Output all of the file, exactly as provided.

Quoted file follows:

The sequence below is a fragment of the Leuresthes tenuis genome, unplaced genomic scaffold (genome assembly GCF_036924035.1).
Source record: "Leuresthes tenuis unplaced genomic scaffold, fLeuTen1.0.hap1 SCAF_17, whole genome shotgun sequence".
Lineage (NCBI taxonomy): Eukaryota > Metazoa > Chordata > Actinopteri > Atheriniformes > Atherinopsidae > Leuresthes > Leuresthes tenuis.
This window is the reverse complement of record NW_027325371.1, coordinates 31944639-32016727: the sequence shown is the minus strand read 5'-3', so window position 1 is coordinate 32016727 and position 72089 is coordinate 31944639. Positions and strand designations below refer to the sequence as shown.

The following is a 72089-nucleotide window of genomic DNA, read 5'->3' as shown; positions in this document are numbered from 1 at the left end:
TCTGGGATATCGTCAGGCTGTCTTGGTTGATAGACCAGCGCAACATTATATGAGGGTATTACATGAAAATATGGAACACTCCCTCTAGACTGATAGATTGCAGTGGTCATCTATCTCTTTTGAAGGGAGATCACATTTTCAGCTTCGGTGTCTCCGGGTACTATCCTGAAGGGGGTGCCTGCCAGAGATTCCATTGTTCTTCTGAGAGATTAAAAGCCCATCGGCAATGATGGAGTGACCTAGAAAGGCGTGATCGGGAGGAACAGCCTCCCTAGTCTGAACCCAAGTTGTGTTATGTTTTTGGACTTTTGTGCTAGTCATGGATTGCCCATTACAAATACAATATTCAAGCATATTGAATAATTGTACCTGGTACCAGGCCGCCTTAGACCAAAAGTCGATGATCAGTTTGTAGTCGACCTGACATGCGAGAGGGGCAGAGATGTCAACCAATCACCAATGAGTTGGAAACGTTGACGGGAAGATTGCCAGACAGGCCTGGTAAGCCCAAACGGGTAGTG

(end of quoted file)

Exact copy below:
The sequence below is a fragment of the Leuresthes tenuis genome, unplaced genomic scaffold (genome assembly GCF_036924035.1).
Source record: "Leuresthes tenuis unplaced genomic scaffold, fLeuTen1.0.hap1 SCAF_17, whole genome shotgun sequence".
Lineage (NCBI taxonomy): Eukaryota > Metazoa > Chordata > Actinopteri > Atheriniformes > Atherinopsidae > Leuresthes > Leuresthes tenuis.
This window is the reverse complement of record NW_027325371.1, coordinates 31944639-32016727: the sequence shown is the minus strand read 5'-3', so window position 1 is coordinate 32016727 and position 72089 is coordinate 31944639. Positions and strand designations below refer to the sequence as shown.

The following is a 72089-nucleotide window of genomic DNA, read 5'->3' as shown; positions in this document are numbered from 1 at the left end:
TCTGGGATATCGTCAGGCTGTCTTGGTTGATAGACCAGCGCAACATTATATGAGGGTATTACATGAAAATATGGAACACTCCCTCTAGACTGATAGATTGCAGTGGTCATCTATCTCTTTTGAAGGGAGATCACATTTTCAGCTTCGGTGTCTCCGGGTACTATCCTGAAGGGGGTGCCTGCCAGAGATTCCATTGTTCTTCTGAGAGATTAAAAGCCCATCGGCAATGATGGAGTGACCTAGAAAGGCGTGATCGGGAGGAACAGCCTCCCTAGTCTGAACCCAAGTTGTGTTATGTTTTTGGACTTTTGTGCTAGTCATGGATTGCCCATTACAAATACAATATTCAAGCATATTGAATAATTGTACCTGGTACCAGGCCGCCTTAGACCAAAAGTCGATGATCAGTTTGTAGTCGACCTGACATGCGAGAGGGGCAGAGATGTCAACCAATCACCAATGAGTTGGAAACGTTGACGGGAAGATTGCCAGACAGGCCTGGTAAGCCCAAACGGGTAGTG